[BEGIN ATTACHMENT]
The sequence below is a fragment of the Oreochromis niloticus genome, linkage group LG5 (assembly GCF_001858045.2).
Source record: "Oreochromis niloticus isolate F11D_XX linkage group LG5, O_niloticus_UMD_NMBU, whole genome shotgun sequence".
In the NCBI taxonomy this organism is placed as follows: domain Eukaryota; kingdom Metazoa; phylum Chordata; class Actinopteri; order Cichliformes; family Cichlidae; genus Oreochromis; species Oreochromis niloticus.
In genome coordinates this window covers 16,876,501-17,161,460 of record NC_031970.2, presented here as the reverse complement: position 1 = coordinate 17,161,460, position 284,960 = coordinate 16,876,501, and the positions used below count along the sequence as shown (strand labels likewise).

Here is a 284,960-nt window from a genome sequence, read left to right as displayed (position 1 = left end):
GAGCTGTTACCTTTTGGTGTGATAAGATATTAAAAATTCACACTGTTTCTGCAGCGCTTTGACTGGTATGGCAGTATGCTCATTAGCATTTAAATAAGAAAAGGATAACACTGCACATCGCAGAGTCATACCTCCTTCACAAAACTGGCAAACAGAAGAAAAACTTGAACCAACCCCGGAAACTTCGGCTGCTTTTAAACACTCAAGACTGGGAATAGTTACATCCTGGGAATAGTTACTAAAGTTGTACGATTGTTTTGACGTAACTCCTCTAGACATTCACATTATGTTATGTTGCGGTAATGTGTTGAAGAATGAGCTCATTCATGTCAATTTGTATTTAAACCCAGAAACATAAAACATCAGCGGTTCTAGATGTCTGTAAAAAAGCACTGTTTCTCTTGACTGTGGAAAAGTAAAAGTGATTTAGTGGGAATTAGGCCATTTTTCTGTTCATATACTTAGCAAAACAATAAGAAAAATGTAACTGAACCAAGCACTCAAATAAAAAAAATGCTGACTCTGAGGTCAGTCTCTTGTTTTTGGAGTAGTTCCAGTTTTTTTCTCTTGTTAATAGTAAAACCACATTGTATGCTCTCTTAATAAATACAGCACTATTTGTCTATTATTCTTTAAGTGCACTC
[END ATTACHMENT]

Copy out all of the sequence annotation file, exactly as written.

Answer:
The sequence below is a fragment of the Oreochromis niloticus genome, linkage group LG5 (assembly GCF_001858045.2).
Source record: "Oreochromis niloticus isolate F11D_XX linkage group LG5, O_niloticus_UMD_NMBU, whole genome shotgun sequence".
In the NCBI taxonomy this organism is placed as follows: domain Eukaryota; kingdom Metazoa; phylum Chordata; class Actinopteri; order Cichliformes; family Cichlidae; genus Oreochromis; species Oreochromis niloticus.
In genome coordinates this window covers 16,876,501-17,161,460 of record NC_031970.2, presented here as the reverse complement: position 1 = coordinate 17,161,460, position 284,960 = coordinate 16,876,501, and the positions used below count along the sequence as shown (strand labels likewise).

Here is a 284,960-nt window from a genome sequence, read left to right as displayed (position 1 = left end):
GAGCTGTTACCTTTTGGTGTGATAAGATATTAAAAATTCACACTGTTTCTGCAGCGCTTTGACTGGTATGGCAGTATGCTCATTAGCATTTAAATAAGAAAAGGATAACACTGCACATCGCAGAGTCATACCTCCTTCACAAAACTGGCAAACAGAAGAAAAACTTGAACCAACCCCGGAAACTTCGGCTGCTTTTAAACACTCAAGACTGGGAATAGTTACATCCTGGGAATAGTTACTAAAGTTGTACGATTGTTTTGACGTAACTCCTCTAGACATTCACATTATGTTATGTTGCGGTAATGTGTTGAAGAATGAGCTCATTCATGTCAATTTGTATTTAAACCCAGAAACATAAAACATCAGCGGTTCTAGATGTCTGTAAAAAAGCACTGTTTCTCTTGACTGTGGAAAAGTAAAAGTGATTTAGTGGGAATTAGGCCATTTTTCTGTTCATATACTTAGCAAAACAATAAGAAAAATGTAACTGAACCAAGCACTCAAATAAAAAAAATGCTGACTCTGAGGTCAGTCTCTTGTTTTTGGAGTAGTTCCAGTTTTTTTCTCTTGTTAATAGTAAAACCACATTGTATGCTCTCTTAATAAATACAGCACTATTTGTCTATTATTCTTTAAGTGCACTC